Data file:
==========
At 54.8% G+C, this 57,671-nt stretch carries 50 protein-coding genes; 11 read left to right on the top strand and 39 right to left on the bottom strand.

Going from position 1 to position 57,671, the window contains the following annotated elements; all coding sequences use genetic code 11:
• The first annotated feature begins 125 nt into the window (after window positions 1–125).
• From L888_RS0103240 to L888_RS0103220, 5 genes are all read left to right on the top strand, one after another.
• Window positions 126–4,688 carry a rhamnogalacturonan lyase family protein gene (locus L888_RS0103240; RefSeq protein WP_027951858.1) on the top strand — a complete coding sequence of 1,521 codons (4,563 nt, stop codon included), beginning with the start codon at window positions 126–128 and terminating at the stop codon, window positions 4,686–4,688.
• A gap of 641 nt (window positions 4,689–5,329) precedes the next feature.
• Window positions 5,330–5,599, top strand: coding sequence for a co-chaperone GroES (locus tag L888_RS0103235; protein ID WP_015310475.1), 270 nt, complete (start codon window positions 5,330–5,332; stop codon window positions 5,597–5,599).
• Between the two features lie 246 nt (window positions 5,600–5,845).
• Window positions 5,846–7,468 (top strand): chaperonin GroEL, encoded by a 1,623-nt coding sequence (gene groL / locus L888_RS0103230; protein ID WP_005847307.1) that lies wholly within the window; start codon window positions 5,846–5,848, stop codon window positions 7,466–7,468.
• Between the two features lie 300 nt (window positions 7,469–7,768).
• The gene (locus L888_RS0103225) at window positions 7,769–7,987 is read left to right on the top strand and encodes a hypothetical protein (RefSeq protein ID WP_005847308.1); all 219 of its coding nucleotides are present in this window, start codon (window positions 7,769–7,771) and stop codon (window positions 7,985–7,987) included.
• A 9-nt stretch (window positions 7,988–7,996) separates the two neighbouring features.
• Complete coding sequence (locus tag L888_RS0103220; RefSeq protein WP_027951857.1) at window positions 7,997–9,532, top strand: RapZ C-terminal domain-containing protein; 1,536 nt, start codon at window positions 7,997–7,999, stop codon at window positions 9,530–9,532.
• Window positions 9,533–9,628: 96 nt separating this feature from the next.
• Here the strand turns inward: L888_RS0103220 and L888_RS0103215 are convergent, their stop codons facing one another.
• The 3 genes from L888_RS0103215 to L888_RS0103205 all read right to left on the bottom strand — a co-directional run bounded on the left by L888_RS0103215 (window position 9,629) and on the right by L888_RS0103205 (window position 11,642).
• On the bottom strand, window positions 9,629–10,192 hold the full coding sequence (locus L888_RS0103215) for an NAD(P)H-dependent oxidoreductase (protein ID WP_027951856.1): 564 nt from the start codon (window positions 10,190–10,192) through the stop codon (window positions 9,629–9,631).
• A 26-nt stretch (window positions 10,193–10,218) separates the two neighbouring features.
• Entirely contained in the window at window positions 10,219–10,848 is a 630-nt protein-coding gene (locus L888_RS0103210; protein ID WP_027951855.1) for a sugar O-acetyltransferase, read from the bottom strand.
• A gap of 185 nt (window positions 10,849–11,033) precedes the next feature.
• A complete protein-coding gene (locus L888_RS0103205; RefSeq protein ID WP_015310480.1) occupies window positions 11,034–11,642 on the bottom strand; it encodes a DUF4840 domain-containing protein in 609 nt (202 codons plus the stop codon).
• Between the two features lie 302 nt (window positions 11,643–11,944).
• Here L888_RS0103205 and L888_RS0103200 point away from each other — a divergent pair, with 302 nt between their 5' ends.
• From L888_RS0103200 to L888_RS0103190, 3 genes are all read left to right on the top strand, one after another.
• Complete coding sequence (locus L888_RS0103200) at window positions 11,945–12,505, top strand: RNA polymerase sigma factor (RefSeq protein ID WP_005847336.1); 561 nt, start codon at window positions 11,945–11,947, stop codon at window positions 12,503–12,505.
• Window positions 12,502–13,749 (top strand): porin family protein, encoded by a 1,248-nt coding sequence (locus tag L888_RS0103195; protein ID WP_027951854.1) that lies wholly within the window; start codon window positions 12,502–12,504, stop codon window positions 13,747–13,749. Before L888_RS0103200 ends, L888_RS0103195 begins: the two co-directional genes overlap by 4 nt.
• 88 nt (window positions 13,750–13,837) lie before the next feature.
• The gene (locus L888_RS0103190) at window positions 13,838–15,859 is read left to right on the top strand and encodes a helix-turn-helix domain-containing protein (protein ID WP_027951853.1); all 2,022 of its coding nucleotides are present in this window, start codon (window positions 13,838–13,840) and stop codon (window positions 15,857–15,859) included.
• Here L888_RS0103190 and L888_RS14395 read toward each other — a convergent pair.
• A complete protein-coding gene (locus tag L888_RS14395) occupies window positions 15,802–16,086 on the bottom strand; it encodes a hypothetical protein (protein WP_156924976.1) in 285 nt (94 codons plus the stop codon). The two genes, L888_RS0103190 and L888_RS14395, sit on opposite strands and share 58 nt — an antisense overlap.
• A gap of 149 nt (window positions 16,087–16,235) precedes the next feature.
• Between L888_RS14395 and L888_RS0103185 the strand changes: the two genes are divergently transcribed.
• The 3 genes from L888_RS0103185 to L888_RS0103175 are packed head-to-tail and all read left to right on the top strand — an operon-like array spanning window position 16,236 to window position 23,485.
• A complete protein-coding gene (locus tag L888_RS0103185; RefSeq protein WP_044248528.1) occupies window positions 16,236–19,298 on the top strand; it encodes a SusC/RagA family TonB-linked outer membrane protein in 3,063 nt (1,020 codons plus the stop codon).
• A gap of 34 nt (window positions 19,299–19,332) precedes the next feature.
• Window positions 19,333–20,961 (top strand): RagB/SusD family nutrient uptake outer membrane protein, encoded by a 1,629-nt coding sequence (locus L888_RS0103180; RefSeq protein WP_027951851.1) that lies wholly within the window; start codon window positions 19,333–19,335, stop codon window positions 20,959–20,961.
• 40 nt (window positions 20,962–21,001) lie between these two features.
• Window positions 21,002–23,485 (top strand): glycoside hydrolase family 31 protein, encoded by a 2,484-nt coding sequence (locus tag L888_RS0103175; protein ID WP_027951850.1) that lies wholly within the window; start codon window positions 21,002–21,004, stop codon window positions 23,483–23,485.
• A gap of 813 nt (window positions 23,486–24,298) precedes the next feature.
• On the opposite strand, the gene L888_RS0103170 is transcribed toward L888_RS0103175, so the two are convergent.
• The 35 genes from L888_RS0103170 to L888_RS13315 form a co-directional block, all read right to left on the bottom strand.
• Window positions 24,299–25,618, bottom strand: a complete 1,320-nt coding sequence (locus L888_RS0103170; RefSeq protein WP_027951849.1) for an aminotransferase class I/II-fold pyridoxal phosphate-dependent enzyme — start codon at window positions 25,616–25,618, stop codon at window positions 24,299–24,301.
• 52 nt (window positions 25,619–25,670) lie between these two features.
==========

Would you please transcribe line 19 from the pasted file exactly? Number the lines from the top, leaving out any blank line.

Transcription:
• Entirely contained in the window at window positions 10,219–10,848 is a 630-nt protein-coding gene (locus L888_RS0103210; protein ID WP_027951855.1) for a sugar O-acetyltransferase, read from the bottom strand.